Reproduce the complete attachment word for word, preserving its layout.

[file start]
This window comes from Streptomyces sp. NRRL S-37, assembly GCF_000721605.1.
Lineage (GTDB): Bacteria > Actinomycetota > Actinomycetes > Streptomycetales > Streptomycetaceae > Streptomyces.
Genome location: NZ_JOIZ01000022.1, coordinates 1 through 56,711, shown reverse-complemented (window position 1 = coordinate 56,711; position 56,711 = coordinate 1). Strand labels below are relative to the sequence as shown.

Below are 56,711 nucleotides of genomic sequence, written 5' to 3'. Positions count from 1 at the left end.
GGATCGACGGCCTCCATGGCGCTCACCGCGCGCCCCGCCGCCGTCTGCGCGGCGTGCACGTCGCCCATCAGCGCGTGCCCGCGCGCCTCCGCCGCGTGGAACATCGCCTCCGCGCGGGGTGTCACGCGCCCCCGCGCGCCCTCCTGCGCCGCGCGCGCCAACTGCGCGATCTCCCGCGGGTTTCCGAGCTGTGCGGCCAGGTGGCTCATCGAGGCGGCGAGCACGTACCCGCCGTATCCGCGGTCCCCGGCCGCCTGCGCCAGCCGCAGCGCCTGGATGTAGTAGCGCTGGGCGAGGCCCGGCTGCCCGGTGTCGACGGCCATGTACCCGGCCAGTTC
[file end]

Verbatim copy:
This window comes from Streptomyces sp. NRRL S-37, assembly GCF_000721605.1.
Lineage (GTDB): Bacteria > Actinomycetota > Actinomycetes > Streptomycetales > Streptomycetaceae > Streptomyces.
Genome location: NZ_JOIZ01000022.1, coordinates 1 through 56,711, shown reverse-complemented (window position 1 = coordinate 56,711; position 56,711 = coordinate 1). Strand labels below are relative to the sequence as shown.

Below are 56,711 nucleotides of genomic sequence, written 5' to 3'. Positions count from 1 at the left end.
GGATCGACGGCCTCCATGGCGCTCACCGCGCGCCCCGCCGCCGTCTGCGCGGCGTGCACGTCGCCCATCAGCGCGTGCCCGCGCGCCTCCGCCGCGTGGAACATCGCCTCCGCGCGGGGTGTCACGCGCCCCCGCGCGCCCTCCTGCGCCGCGCGCGCCAACTGCGCGATCTCCCGCGGGTTTCCGAGCTGTGCGGCCAGGTGGCTCATCGAGGCGGCGAGCACGTACCCGCCGTATCCGCGGTCCCCGGCCGCCTGCGCCAGCCGCAGCGCCTGGATGTAGTAGCGCTGGGCGAGGCCCGGCTGCCCGGTGTCGACGGCCATGTACCCGGCCAGTTC